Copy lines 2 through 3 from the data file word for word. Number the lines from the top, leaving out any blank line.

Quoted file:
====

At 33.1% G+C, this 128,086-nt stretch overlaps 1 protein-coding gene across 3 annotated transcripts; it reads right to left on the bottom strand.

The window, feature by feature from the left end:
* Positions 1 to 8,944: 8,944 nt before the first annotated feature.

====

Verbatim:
The window, feature by feature from the left end:
* Positions 1 to 8,944: 8,944 nt before the first annotated feature.